Santa Clara developer Related Companies’ — which hasn’t paid a dime in rent for the 240 acres of City land it’s had a development contract on for seven years — luxury fitness subsidiary Equinox, and its subcontractor Power Design have collectively paid about $15 million in wage theft penalties in California and Washington D.C. since 2013.
Related wasn’t a party to any of these lawsuits, and no wage theft claims have been made against the company directly, according to U.S. Dept. of Labor records.
Related came to Santa Clara in 2012 with a plan to develop the City’s 240-acre golf course. The development agreement the City approved in 2013 deferred Related’s rent payments until groundbreaking — now forecast for next year. Mayor Lisa Gillmor was instrumental in promoting the project, which is now named Related Santa Clara.
Related is the major backer of Gillmor’s, Police Chief Pat Nikolai’s and the Santa Clara police union PAC’s ugly smear campaign to elect Gillmor’s all-white slate a week from now. Gillmor has tried to make alleged wage theft by 49ers’ subcontractors a campaign issue, but has never had any discussions about treatment of wage theft by subcontractors of other City business partners.
Cheating Equinox Employees
Equinox has paid $14.5 million in penalties for labor violations that include systematic wage theft, OSHA violations and discrimination.
In 2013, Equinox settled a California wage theft class action lawsuit with personal trainers for $5 million.
The violations include a per-session pay plan that didn’t comply with California labor laws, wage statements that didn’t include all hours worked, and failure to pay all wages.
A year later Equinox was back in California court settling another wage theft case with employees, this time for $2.9 million. The violation included failing to pay overtime, minimum wage and meal period pay; inaccurate pay statements; and unfair competition — unlawful, unfair or fraudulent business act or practice.
In 2015, Equinox settled another California class action lawsuit from employees for $4.1 million.
The same illegal practices were cited: “knowing and intentional failure to provide itemized wage statements;” not paying minimum wage, overtime and wages owed at termination; violating unfair competition laws; and failing to provide rest and meal breaks.
Equinox has been the subject of controversy in other ways.
Equinox also withheld rent when COVID-19 hit, while Related, at the same time, wasn’t giving its tenants a blanket rent holiday, according to a New York real estate news site.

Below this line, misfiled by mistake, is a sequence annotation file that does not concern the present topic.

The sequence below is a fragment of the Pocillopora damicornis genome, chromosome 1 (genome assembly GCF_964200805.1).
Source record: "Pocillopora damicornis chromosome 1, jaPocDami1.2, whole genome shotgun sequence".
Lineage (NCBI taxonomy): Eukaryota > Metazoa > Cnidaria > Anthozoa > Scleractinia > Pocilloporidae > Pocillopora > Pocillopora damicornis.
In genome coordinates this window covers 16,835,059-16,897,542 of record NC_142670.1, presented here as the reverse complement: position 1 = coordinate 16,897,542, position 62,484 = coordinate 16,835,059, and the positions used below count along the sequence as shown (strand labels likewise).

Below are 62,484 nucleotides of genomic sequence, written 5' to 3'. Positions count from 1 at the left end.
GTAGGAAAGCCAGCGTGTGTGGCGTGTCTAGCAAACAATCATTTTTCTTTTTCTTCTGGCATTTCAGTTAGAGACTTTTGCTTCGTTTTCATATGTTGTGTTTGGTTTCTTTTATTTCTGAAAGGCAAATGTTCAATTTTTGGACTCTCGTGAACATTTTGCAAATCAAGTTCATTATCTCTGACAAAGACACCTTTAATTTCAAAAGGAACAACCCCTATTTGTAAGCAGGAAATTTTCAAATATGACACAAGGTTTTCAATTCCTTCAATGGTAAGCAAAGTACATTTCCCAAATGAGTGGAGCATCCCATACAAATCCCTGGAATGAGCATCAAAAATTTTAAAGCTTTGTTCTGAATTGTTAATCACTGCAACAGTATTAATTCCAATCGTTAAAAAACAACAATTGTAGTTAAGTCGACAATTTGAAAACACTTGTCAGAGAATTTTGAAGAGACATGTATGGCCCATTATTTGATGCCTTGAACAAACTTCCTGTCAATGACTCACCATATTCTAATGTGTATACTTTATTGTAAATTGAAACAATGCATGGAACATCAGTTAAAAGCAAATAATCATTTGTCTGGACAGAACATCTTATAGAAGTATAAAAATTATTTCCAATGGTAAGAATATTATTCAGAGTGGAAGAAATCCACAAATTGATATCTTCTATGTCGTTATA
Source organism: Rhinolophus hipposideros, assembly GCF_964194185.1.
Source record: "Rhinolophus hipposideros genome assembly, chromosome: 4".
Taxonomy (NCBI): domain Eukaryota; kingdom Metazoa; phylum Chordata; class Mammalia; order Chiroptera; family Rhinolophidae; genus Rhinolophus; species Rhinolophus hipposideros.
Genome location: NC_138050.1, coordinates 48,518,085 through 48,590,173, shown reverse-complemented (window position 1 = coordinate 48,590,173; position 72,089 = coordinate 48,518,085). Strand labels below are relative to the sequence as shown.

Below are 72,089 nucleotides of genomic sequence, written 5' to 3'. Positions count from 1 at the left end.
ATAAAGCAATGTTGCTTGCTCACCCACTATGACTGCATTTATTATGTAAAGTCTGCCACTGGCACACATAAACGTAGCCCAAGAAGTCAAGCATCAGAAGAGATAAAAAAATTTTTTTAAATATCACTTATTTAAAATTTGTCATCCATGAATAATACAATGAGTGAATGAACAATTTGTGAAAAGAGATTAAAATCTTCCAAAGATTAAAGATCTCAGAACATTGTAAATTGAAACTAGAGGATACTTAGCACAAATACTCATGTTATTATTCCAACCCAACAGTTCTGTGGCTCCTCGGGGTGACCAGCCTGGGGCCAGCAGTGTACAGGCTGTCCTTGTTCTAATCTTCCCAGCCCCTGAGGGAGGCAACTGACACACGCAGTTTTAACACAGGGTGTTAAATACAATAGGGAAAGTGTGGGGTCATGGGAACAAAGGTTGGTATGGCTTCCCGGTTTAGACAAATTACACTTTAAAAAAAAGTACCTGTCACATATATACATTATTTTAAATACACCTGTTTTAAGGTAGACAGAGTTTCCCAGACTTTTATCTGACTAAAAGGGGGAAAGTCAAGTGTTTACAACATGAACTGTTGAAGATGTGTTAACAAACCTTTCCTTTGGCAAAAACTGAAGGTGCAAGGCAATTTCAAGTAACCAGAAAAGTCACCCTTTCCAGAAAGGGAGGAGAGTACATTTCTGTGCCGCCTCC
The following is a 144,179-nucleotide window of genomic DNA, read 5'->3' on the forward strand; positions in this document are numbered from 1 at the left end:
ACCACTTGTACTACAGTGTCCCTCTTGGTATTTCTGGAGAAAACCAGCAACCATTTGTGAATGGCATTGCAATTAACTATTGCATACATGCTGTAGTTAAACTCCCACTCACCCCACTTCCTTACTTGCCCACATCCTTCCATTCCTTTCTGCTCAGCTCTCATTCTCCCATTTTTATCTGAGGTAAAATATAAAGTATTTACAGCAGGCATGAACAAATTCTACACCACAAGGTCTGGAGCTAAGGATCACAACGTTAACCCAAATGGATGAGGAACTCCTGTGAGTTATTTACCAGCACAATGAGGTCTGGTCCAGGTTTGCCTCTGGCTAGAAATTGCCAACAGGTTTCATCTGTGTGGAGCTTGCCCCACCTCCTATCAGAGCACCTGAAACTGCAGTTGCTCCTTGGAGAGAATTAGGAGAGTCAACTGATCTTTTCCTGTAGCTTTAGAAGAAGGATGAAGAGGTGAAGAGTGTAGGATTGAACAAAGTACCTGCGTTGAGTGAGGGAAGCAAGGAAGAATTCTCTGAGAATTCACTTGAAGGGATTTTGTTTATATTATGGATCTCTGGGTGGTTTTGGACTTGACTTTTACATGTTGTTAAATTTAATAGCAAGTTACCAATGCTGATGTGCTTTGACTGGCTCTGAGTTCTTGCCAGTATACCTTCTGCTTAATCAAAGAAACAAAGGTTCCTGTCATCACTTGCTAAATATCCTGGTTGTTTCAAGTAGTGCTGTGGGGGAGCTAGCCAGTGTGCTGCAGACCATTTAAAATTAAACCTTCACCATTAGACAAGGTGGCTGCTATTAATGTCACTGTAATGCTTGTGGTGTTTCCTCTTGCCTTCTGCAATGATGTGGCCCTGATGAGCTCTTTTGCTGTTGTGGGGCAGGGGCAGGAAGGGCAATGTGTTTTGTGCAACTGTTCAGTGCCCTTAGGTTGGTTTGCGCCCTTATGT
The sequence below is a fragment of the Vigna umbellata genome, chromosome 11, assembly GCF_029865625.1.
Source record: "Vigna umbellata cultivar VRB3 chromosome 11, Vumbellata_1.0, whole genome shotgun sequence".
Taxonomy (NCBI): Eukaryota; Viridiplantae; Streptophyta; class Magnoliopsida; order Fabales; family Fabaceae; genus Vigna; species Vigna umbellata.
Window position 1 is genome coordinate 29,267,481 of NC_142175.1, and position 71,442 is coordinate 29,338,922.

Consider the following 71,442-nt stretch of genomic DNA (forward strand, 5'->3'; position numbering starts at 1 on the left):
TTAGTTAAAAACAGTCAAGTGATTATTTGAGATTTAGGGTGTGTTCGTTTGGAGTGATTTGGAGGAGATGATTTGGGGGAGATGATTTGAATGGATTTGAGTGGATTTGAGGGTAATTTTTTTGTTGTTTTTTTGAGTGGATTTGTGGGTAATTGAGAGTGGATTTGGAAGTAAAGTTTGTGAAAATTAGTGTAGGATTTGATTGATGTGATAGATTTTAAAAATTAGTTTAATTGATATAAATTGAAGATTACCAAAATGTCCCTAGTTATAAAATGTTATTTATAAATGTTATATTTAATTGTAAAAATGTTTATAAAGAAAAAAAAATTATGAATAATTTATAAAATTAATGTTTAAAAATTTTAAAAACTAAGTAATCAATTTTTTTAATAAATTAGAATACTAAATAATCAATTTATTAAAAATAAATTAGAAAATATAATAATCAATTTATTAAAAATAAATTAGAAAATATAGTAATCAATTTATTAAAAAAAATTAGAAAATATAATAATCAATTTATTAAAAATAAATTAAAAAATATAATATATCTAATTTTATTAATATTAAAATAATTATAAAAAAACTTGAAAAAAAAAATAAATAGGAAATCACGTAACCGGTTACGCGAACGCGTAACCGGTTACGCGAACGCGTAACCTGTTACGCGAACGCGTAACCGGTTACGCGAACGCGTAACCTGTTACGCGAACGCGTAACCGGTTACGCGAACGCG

A $250,000-a-plate fundraiser for Donald Trump held last year by Related owner Steven Ross provoked outrage and membership cancellations by Equinox and Equinox-owned SoulCycle customers.
Related Subcontractor’s Wage Theft Racket
Related’s electrical subcontractor Power Design, and Power Design’s labor broker subcontractor JVA Services, collectively paid $2.75 million in a 2018 settlement in Washington D.C. in a wage theft scheme that involved misclassifying employees as contractors. [Power-Design-Consent-Order] Related wasn’t named in any of these lawsuits and had no involvement in the wage theft scheme.
Power Design was employed on Related’s 909 Half St. SE Washington D.C. project.
Power Design contracted with JVA to provide workers for construction sites. JVA put the workers on its books as independent contractors and they didn’t show up on Power Design’s books, even though they were effectively Power Design employees. As a result, Power Design was more competitive than companies that followed the law.
“Power Design …intentionally recruited individuals to become labor brokers to establish the payroll practices that would perpetuate the worker misclassification scheme,” wrote District of Columbia DA Karl Racine in the City’s complaint. [Power_Design_Complaint]
“Power Design’s projects in the District [of Columbia] depends on misclassified workers…The labor broker is nothing more than a shell entity through which Power Design maintains a shadow payroll.”
There was no documentation proving the workers’ independent contract classification, and Power Design made JVA’s hiring decisions.
The fraudsters evaded paying minimum wage and overtime, failed to provide sick leave and other benefits like unemployment mandated for employees, and kept sloppy records on a spreadsheet, using sign-in sheets instead of time clock systems. The companies also evaded payroll taxes.
“These suppressed costs are instrumental to Power Design’s success,” wrote DA Racine, and lead to a “race to the bottom” where workers ultimately pay the price.
Correction: The original version of this story may have implied that Related Companies was directly involved in any of these cases. The company wasn’t named in these cases and wasn’t involved in any way. We regret the error.